Recinos G, Inaba K, Dubose J, Barmparas G, Teixeira PG, Talving P, et al. Epidemiology of sternal fractures. Am Surg. 2009 May. 75(5):401-4. [Medline].

Knobloch K, Wagner S, Haasper C, Probst C, Krettek C, Otte D, et al. Sternal fractures occur most often in old cars without any airbag often with concomitant spinal injuries: clinical findings and technical collision variables among 42,055 crash victims. Ann Thorac Surg. 2006 Aug. 82(2):444-50. [Medline].

Weaver AA, Schoell SL, Nguyen CM, Lynch SK, Stitzel JD. Morphometric analysis of variation in the sternum with sex and age. J Morphol. 2014 Nov. 275 (11):1284-99. [Medline].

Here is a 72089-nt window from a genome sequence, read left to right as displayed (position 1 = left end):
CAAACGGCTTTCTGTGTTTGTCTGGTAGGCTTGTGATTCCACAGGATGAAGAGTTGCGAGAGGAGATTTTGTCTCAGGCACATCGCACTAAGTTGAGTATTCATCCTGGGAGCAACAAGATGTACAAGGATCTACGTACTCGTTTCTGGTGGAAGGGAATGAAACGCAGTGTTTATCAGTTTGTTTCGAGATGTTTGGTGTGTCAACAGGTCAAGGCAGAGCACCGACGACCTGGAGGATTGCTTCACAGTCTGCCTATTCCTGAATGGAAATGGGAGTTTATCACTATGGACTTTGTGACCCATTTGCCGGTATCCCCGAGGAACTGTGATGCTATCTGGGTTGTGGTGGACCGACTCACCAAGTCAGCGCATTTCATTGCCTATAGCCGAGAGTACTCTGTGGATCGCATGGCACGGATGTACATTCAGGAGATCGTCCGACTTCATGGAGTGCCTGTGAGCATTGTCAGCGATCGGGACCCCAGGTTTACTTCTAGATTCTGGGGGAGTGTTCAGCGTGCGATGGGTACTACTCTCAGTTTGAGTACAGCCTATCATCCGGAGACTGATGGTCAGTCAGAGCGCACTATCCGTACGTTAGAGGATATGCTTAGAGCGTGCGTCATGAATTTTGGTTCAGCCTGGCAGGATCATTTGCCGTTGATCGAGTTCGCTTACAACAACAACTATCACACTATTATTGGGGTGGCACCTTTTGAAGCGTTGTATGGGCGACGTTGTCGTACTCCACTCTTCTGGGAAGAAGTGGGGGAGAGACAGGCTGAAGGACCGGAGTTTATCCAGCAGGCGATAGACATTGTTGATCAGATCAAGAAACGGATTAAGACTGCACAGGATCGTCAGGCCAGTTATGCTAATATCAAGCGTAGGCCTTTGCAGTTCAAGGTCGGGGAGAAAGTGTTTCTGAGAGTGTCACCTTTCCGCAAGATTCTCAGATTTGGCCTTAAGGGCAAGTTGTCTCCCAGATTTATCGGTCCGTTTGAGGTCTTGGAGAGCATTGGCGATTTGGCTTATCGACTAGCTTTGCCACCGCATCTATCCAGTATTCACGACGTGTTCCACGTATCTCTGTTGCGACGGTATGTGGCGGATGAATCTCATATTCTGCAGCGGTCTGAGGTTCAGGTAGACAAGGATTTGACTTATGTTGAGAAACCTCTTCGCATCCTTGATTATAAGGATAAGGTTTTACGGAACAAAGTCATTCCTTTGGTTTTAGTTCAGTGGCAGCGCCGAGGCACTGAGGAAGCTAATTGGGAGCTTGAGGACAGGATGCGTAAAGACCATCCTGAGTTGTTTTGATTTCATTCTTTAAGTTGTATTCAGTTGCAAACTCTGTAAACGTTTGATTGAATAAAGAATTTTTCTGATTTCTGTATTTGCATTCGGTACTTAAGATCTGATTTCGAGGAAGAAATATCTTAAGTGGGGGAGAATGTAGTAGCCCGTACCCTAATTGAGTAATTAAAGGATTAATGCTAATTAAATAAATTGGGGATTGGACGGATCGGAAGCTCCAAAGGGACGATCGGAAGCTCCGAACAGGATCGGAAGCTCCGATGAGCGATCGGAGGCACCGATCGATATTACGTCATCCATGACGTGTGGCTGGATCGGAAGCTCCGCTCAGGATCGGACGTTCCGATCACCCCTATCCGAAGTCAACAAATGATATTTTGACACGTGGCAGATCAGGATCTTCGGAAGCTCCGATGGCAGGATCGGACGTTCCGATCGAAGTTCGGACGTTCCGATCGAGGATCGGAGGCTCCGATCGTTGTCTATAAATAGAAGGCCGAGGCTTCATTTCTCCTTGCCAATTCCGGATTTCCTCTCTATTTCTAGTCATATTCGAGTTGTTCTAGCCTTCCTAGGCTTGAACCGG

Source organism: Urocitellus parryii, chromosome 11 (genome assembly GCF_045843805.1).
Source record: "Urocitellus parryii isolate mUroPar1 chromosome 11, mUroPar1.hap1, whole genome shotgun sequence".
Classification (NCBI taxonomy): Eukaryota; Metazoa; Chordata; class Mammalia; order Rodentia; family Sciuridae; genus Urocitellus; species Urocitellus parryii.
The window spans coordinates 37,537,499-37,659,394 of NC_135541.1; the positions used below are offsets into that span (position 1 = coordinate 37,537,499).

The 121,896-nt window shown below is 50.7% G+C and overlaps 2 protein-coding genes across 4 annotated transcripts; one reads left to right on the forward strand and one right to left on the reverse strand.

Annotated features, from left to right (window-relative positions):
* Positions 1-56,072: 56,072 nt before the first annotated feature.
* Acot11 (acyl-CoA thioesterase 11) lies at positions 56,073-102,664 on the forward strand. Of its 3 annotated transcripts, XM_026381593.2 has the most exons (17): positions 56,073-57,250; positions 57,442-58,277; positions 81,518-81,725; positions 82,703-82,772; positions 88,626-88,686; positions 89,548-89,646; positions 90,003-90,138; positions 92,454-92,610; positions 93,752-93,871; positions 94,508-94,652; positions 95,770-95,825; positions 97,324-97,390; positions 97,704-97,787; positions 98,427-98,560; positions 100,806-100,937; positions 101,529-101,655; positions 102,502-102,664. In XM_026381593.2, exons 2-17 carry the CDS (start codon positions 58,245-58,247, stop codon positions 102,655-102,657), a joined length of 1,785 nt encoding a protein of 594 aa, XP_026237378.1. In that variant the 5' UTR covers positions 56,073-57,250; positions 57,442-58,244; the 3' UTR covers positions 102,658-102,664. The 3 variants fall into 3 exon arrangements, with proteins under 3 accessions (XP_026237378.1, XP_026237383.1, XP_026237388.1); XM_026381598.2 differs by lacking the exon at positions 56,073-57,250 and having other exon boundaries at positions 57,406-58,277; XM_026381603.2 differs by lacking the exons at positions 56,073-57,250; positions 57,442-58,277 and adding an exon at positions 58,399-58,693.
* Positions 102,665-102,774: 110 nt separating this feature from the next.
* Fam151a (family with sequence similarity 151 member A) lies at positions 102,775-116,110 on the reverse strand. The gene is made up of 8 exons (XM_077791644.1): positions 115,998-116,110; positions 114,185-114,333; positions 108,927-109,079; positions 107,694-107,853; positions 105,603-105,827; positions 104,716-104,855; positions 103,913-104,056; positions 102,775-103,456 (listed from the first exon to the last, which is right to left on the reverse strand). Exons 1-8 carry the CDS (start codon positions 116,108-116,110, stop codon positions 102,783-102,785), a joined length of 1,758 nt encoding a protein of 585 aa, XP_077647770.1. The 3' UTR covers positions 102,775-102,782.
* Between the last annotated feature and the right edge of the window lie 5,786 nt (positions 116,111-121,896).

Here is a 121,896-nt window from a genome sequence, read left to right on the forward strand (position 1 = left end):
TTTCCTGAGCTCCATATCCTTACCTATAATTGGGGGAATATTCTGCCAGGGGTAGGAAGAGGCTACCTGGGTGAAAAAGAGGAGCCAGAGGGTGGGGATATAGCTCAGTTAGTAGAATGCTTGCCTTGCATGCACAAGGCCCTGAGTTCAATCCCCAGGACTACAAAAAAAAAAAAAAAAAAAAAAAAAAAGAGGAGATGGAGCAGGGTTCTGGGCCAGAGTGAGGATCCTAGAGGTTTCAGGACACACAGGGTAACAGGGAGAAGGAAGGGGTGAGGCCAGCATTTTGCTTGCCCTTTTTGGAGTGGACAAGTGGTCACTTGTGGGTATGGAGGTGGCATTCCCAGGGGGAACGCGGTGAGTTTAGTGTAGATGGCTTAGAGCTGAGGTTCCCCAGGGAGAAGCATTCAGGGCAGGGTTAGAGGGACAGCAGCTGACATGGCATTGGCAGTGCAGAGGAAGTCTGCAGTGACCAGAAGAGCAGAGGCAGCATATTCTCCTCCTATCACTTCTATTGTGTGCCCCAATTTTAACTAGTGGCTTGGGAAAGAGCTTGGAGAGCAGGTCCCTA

Hechter S, Huyer D, Manson D. Sternal fractures as a manifestation of abusive injury in children. Pediatr Radiol. 2002 Dec. 32(12):902-6. [Medline].

Ferguson LP, Wilkinson AG, Beattie TF. Fracture of the sternum in children. Emerg Med J. 2003 Nov. 20(6):518-20. [Medline].

Fichtel I, Fernandez FF, Wirth T. [Sternal fracture in growing children : A rare and often overlooked fracture? Documentation of four cases]. Unfallchirurg. 2016 Jul. 119 (7):570-4. [Medline].

Karangelis D, Bouliaris K, Koufakis T, Spiliopoulos K, Desimonas N, Tsilimingas N. Management of isolated sternal fractures using a practical algorithm. J Emerg Trauma Shock. 2014 Jul. 7 (3):170-3. [Medline].

Jin W, Yang DM, Kim HC, Ryu KN. Diagnostic value of sonography for assessment of sternal fractures compared with conventional radiograaphy and bone scans. J Ultrasound Med. 2006. 25: